Soon, after reading a book about Anna Pavlova, I began to dream anew. I longed for a tutu and ballet slippers. After I stumbled through half a dozen lessons, I realized I couldn’t hold an arabesque without toppling over. Next I raced through a book about women athletes, and stared, fascinated, at a photo of Gertrude Ederle, the first woman to swim the English Channel. It took nearly the entire summer for me to accept that if I couldn’t manage ten laps across the Harvard playground pool without becoming winded, I’d never churn my way across the English Channel. It didn’t matter how cute I thought I’d look in swim goggles. It wasn’t going to happen. 
So…if I couldn’t be like Anna Pavlova or Gertrude Ederle, not to mention my own grandmother, who could I emulate? Where could I find someone to model my life on? Then, one afternoon as I reread my favorite book, Little Women, it became clear. I caught my breath when read Jo March’s ringing affirmation in Chapter 14. She’d just sent off some stories to a potential publisher.
 "There,” she proclaimed, “I've done my best! If this won't suit, I shall have to wait till I can do better."
I smiled. Maybe a role model didn’t have to be an actual living person. Maybe a fictional character would do. I certainly could identify with Jo’s initial hesitation and subsequent bravery. I, too, had attempted to write stories, but aside from a letter on the children’s page of the Portland Oregonian, I’d never been published.
But it might not be too late, I decided. When school began again in September, I asked my counselor if I could take journalism as an elective. I’d always enjoyed writing essays in my English classes. Maybe I could become a reporter for the school paper, The Naturalist.
This time I met with success. I appeared to have the aptitude to pair with the attitude. I particularly relished taking my turn at writing the continuing column, “Silhouettes.” These were profiles of teachers and student leaders. I’d try to flesh my stories out, to make my subjects appear to dazzle, like the characters Jo and her sisters admired in Charles Dickens’ The Pickwick Papers. If my teacher or fellow students criticized my stories, Jo’s words would echo in my mind…”If this won’t suit, I shall have to wait till I can do better.”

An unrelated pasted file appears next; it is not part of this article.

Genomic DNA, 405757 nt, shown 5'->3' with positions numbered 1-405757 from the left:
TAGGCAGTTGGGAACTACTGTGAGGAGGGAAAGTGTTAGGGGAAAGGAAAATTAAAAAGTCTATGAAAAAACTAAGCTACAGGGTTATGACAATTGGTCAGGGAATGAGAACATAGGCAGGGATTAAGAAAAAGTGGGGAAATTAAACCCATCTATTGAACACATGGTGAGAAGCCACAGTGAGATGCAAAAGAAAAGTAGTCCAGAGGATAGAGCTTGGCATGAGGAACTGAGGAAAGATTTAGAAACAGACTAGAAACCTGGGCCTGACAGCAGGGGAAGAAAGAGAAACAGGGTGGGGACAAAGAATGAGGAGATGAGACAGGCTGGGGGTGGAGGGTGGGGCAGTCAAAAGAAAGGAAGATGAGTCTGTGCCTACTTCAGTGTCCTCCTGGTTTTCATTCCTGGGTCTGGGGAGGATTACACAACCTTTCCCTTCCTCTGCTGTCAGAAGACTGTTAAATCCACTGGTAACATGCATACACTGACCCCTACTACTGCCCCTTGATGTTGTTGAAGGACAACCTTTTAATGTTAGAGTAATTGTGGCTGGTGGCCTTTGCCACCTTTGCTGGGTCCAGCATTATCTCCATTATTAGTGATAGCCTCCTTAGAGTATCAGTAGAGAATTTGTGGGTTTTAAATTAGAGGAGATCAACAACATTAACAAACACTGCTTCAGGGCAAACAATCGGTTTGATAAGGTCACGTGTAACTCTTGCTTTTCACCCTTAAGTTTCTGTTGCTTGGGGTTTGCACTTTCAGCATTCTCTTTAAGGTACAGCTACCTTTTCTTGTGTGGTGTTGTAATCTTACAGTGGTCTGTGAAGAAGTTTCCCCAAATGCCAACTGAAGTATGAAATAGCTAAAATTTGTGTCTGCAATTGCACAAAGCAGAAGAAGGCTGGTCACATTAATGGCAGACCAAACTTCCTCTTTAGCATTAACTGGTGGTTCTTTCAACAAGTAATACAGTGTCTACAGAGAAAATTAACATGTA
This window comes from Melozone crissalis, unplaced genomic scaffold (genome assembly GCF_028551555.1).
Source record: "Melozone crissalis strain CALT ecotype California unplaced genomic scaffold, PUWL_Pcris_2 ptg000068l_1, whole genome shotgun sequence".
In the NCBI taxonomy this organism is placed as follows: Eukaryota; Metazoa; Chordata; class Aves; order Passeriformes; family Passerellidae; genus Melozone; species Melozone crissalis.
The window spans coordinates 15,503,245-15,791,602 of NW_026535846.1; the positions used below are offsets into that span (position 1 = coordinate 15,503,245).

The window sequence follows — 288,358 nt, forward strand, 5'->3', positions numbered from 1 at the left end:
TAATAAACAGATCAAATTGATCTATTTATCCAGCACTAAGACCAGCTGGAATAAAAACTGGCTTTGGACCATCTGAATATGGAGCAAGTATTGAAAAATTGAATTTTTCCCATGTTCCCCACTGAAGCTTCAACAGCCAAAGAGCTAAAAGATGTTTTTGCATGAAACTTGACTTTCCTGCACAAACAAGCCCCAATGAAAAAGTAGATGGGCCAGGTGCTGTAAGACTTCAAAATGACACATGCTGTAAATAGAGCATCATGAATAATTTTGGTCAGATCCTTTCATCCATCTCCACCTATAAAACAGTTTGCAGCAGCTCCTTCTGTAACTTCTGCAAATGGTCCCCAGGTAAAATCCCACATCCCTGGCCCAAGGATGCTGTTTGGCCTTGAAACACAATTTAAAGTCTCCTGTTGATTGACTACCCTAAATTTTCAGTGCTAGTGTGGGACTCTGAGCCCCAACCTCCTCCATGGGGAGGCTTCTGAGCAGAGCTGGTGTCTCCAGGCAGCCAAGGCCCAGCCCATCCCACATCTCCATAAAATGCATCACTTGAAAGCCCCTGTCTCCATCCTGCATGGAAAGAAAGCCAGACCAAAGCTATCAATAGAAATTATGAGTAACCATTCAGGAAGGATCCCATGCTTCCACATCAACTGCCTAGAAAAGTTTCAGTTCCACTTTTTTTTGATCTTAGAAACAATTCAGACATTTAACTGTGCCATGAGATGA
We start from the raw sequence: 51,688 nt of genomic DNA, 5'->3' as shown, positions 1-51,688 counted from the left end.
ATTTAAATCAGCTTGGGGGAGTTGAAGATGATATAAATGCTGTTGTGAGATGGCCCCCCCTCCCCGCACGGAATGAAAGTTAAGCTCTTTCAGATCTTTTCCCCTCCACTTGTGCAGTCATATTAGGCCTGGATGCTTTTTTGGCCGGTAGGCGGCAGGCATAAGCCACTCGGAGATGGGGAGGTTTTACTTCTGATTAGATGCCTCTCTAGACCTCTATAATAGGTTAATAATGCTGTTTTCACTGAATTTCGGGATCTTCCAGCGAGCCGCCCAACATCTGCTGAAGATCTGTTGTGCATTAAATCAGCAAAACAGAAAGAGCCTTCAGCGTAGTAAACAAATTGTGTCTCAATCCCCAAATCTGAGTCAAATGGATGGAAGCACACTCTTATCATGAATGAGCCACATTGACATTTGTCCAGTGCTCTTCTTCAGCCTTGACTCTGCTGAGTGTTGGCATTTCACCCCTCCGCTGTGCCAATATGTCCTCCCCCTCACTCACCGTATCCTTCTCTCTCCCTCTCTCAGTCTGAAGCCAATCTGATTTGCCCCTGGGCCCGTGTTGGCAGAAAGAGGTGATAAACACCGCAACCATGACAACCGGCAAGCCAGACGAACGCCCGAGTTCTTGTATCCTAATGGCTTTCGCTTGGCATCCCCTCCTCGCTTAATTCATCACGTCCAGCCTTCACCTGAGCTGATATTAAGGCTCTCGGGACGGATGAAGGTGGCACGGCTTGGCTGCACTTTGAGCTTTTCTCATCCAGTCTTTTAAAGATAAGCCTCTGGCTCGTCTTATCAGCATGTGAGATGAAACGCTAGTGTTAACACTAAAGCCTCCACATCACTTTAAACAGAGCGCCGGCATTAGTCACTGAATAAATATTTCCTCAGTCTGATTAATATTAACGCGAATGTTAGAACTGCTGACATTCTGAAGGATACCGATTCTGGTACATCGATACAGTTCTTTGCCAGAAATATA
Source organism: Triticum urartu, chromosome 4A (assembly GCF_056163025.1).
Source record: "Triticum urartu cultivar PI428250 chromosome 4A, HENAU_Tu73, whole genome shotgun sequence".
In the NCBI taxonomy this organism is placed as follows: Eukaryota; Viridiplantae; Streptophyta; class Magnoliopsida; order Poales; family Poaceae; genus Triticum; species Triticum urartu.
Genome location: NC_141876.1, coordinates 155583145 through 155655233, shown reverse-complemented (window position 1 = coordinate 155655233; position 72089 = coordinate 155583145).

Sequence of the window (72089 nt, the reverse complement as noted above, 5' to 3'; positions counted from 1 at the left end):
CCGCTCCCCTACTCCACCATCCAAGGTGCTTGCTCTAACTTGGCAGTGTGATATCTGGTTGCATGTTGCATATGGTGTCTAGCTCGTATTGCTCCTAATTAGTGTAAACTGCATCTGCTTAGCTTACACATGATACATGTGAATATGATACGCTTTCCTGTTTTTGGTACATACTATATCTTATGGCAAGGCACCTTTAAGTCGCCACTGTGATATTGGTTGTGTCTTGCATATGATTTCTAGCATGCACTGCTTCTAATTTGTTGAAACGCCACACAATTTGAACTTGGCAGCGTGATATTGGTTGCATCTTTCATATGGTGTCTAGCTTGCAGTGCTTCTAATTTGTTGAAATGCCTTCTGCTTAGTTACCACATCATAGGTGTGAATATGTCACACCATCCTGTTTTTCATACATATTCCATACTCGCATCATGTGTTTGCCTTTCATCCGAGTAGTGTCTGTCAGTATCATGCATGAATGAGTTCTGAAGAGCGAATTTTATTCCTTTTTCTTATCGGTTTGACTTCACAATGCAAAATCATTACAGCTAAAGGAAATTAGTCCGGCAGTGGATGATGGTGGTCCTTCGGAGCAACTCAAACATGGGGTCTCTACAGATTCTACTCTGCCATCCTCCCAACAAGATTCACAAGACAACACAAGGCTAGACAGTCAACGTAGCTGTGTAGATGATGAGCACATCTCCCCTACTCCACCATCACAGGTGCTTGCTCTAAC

I never had to wait long. If I reread my own work a few days later with a critical eye, I’d almost always be able to do better. That’s when I realized that the secret to good writing, as Jo knew, lay in rewriting.
In high school and college I continued to write, never failing to delight in playing with words…like Jo. When I transferred from a community college to a state university, somebody scribbled in the upper right hand corner of my transcript in a space for comments, “Said to be creative.”
Over the years I’ve wondered who it was that wrote that cryptic comment. It’s always been a mystery. Nobody ever used those words to my face, not a teacher or a counselor. I wonder if that anonymous annotator realized that all I’d ever wanted to do was to succeed at something I loved, while I played. Like Jo, I’m convinced that writing involves play, playing with ideas, playing with words, playing until I can play better, arranging...and then rearranging.